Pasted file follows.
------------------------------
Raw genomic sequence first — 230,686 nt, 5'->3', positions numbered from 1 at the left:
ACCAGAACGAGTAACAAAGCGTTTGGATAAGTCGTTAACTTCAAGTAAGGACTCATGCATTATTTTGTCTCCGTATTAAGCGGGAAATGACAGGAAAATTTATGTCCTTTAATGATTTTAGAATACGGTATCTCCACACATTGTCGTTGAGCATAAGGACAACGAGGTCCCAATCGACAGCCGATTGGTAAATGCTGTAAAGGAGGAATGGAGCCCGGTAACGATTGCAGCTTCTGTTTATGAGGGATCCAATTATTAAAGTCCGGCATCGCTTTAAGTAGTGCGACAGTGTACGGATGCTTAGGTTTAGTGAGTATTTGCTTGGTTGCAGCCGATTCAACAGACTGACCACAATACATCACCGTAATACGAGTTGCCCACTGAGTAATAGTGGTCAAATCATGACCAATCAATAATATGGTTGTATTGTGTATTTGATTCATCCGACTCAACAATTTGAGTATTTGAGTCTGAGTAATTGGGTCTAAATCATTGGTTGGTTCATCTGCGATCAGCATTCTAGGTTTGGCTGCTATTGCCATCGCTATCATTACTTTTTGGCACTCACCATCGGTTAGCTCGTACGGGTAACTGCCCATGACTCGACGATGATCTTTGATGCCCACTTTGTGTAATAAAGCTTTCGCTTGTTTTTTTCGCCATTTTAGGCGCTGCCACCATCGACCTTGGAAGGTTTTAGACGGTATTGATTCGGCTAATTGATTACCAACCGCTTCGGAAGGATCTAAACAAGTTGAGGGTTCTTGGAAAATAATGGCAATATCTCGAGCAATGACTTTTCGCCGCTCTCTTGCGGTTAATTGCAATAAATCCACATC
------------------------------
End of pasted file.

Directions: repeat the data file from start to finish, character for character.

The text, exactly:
Raw genomic sequence first — 230,686 nt, 5'->3', positions numbered from 1 at the left:
ACCAGAACGAGTAACAAAGCGTTTGGATAAGTCGTTAACTTCAAGTAAGGACTCATGCATTATTTTGTCTCCGTATTAAGCGGGAAATGACAGGAAAATTTATGTCCTTTAATGATTTTAGAATACGGTATCTCCACACATTGTCGTTGAGCATAAGGACAACGAGGTCCCAATCGACAGCCGATTGGTAAATGCTGTAAAGGAGGAATGGAGCCCGGTAACGATTGCAGCTTCTGTTTATGAGGGATCCAATTATTAAAGTCCGGCATCGCTTTAAGTAGTGCGACAGTGTACGGATGCTTAGGTTTAGTGAGTATTTGCTTGGTTGCAGCCGATTCAACAGACTGACCACAATACATCACCGTAATACGAGTTGCCCACTGAGTAATAGTGGTCAAATCATGACCAATCAATAATATGGTTGTATTGTGTATTTGATTCATCCGACTCAACAATTTGAGTATTTGAGTCTGAGTAATTGGGTCTAAATCATTGGTTGGTTCATCTGCGATCAGCATTCTAGGTTTGGCTGCTATTGCCATCGCTATCATTACTTTTTGGCACTCACCATCGGTTAGCTCGTACGGGTAACTGCCCATGACTCGACGATGATCTTTGATGCCCACTTTGTGTAATAAAGCTTTCGCTTGTTTTTTTCGCCATTTTAGGCGCTGCCACCATCGACCTTGGAAGGTTTTAGACGGTATTGATTCGGCTAATTGATTACCAACCGCTTCGGAAGGATCTAAACAAGTTGAGGGTTCTTGGAAAATAATGGCAATATCTCGAGCAATGACTTTTCGCCGCTCTCTTGCGGTTAATTGCAATAAATCCACATC